Pubdate: Thu, 20 Sep 2012
Source: Vermont Cynic (U of Vermont, VT Edu)
Copyright: 2012 Vermont Cynic
Author: Katy Cardin


Legalizing marijuana may still be up for debate, but come Election
Day, Burlington voters will have the chance to tell lawmakers how the
Queen City really feels about the illegal drug.

With an 11-3 vote, the city council approved a non-binding question on
the November ballot that will allow citizens of Burlington to vote for
or against the legalization of cannabis and hemp products.

The official ballot question, denied two years ago with a 6-6 vote,
states, "Shall the people of Burlington support the legalization,
regulation and taxation of all cannabis and hemp products?"

The people of Burlington will be given the chance to respond Nov. 6.
If passed, supporters say the measure would be a way for city
residents to send a message to Vermont legislators that they
disapprove of the state's current rules regarding illegal cannabis and
hemp products.

Max Tracy, a city councilor for Ward 2, introduced the ballot, along
with Ed Adrian, from Ward 1, and Norm Blais, Ward 6, after a February
2012 Public Policy poll reflected strong support across the state for
decriminalization, according to

"Rather than wait until it's really picked up a lot of feed
nationally, I'd rather see Burlington lead the way on this issue,"
Tracy said.

Many Burlington residents do not know that marijuana is not even
decriminalized, the step usually taken before legalization, Tracy
said. Decriminalization removes the penalties for possession while
legalization removes the penalties for possession, production and

"[People] come to Vermont and our reputation doesn't really keep up
with reality," Tracy said. "People think of Vermont as this really
liberal place with a lot of pot smokers, and, with the consequences
they think 'Oh, the laws are super liberal,' but they're really not,
so we're hopefully using this opportunity to get it there."

According to a study by Jon Gettman, a former head of the National
Organization of the Reform of Marijuana Laws, the arrest rate for
illegal marijuana use rose four percent between 2003 and 2007 across
the state, stated.

First time violators are eligible for a sentence deferral, but getting
caught a second time could result in a two-year jail sentence and/or a
fine of up to $2,000.

During the public forum before the councilors' discussion and vote,
many Burlington citizens expressed their opinion on the referendum,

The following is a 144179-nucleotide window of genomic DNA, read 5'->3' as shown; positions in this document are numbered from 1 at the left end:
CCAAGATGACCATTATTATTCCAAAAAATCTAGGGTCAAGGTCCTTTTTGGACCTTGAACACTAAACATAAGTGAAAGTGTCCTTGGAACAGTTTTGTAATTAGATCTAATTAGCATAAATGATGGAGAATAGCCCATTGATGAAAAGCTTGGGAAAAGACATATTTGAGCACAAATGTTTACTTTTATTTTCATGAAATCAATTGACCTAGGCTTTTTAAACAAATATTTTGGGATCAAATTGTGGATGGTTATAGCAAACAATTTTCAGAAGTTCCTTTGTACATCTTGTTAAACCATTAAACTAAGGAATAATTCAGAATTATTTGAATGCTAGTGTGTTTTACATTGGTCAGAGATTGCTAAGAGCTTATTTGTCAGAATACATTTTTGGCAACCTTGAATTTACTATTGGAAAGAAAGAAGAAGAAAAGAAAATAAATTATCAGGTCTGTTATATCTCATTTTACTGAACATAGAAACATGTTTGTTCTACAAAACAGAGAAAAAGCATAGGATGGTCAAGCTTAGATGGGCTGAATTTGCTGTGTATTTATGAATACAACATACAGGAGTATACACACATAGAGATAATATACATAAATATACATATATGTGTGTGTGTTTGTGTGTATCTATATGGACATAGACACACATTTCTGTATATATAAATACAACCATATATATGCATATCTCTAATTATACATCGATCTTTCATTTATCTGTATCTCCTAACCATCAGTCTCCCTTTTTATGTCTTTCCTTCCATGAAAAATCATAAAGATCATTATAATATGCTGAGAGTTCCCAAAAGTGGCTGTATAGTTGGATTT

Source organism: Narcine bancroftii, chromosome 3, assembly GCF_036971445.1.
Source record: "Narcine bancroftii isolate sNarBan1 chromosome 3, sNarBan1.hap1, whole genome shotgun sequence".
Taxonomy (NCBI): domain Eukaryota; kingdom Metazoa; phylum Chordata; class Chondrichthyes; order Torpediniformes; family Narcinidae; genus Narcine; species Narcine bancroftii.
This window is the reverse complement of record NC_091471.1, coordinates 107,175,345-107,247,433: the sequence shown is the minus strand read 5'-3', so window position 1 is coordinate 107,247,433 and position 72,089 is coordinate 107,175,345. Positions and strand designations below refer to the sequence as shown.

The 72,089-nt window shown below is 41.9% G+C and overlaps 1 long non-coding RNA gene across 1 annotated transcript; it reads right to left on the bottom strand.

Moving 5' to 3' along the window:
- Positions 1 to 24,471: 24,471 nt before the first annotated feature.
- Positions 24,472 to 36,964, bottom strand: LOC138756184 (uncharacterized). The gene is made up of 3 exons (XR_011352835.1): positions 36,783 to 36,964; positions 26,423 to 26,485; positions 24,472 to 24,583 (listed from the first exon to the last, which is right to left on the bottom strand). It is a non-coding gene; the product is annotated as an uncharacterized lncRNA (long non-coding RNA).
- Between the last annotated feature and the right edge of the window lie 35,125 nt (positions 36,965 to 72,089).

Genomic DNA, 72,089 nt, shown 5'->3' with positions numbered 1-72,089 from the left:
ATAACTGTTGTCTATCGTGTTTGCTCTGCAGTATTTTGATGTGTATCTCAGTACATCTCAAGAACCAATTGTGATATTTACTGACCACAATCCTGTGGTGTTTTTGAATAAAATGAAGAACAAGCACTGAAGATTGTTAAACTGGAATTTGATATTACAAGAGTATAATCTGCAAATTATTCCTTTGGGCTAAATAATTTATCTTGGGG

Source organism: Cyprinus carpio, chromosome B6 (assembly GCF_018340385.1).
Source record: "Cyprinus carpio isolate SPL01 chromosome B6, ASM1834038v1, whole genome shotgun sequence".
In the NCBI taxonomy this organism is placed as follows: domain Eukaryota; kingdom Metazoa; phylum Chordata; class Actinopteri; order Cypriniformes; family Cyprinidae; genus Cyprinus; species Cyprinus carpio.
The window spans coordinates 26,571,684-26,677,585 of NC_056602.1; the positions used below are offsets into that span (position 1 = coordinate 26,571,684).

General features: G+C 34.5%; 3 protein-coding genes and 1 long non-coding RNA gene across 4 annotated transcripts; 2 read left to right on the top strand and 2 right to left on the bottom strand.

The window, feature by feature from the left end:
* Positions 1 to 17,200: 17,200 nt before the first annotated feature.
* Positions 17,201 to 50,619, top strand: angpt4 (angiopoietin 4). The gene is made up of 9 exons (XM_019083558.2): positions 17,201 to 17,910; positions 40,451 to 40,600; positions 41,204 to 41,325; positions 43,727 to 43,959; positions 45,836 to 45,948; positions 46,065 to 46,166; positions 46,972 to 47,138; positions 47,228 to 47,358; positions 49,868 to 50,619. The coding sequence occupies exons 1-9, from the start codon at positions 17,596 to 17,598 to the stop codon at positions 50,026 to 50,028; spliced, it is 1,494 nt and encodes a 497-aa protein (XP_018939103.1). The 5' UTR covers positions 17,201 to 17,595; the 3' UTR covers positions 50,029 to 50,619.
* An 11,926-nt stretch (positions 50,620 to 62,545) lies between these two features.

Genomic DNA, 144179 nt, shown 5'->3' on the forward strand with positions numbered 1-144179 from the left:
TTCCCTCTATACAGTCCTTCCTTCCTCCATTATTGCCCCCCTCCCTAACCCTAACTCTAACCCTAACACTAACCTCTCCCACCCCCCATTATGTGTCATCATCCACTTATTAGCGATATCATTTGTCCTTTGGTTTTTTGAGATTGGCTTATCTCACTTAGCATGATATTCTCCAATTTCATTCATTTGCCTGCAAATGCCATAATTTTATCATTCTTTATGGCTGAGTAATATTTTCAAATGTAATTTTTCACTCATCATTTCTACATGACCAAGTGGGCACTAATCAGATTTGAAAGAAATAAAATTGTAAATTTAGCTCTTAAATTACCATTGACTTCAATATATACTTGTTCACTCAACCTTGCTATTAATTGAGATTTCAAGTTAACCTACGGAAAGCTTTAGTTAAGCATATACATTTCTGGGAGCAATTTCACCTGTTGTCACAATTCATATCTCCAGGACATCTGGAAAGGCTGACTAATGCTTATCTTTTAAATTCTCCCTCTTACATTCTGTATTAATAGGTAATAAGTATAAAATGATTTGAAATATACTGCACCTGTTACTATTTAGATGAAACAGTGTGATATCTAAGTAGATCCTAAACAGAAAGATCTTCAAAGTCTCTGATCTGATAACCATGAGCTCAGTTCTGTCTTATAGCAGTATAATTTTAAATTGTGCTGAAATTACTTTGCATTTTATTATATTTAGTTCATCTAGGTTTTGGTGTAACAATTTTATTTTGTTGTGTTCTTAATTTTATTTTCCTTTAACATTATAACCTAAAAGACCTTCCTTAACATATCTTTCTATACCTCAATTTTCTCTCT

with some in agreement with Tracy.

Albert Petrarca, founder of a group supporting the referendum called
BTV Green, said that he thinks citizens should have the right to vote
on the legalization question as a democratic principle.

"This is a pro-cannabis, pro-hemp town," Petrarca said. "And I think
that's probably one of the reasons why some people will choose not to
vote tonight =C2=85 they know what the outcome is going to be and they're

going to find various reasons as to why it shouldn't be on the ballot
and why people shouldn't have a democratic right to vote on it."

Vermont gubernatorial candidate Emily Peyton said she felt like the
support of legalization would be a progressive step for Burlington's
economic and health policies.

"Industrial hemp has the capacity to help us rebuild our manufacturing
base here in Vermont - we can replace all our plastics with industrial
hemp products," Peyton said.

"People can get cured of cancers with high THC marijuana - that turns
me on," she said. "It turns me on that [people] can get cured of
melanomas, and that they can get cured of diabetes, and of Rheumatoid
arthritis and we could get rid of our problems of poverty in the state."

Councilor Bram Kranichfeld of Ward 2 said that marijuana legalization
could help alleviate a legal system that tends to be cluttered with
marijuana violations.

"In my experience as a criminal prosecutor who has prosecuted many
people for marijuana, I think there is no question that we need to
rethink our policy on marijuana as a community, as a city, as a state
and as a country," Kranichfeld said.

"Voting for this resolution is really voting for democracy, to put the
question to the voters in Burlington," he said.

Other councilors did not agree. The three councilors that voted
against the referendum were David Hartnett of Ward 4, and Vincent
Dober Sr. and Paul Decelles, both of Ward 7.

All three spoke about the negative effects younger children could
experience being exposed to a legalized marijuana industry.

"I spent many years working with kids 25 plus, and I wish they could
be here today to tell you that when I asked them, 'How did you get [in
rehabilitation]? Where did you start?'" Hartnett said. "It's usually
'I smoked a joint and it wasn't that bad so I went to the next thing.'"

Junior Emily Bruni said Burlington's support of legalization would be
a rational policy.

"It is mind-boggling how much money and resources are spent in this
nation to stop the spread of a harmless drug while numerous legal
drugs like alcohol cause harm, death and rifts in communities," Bruni
- ---
MAP posted-by: Matt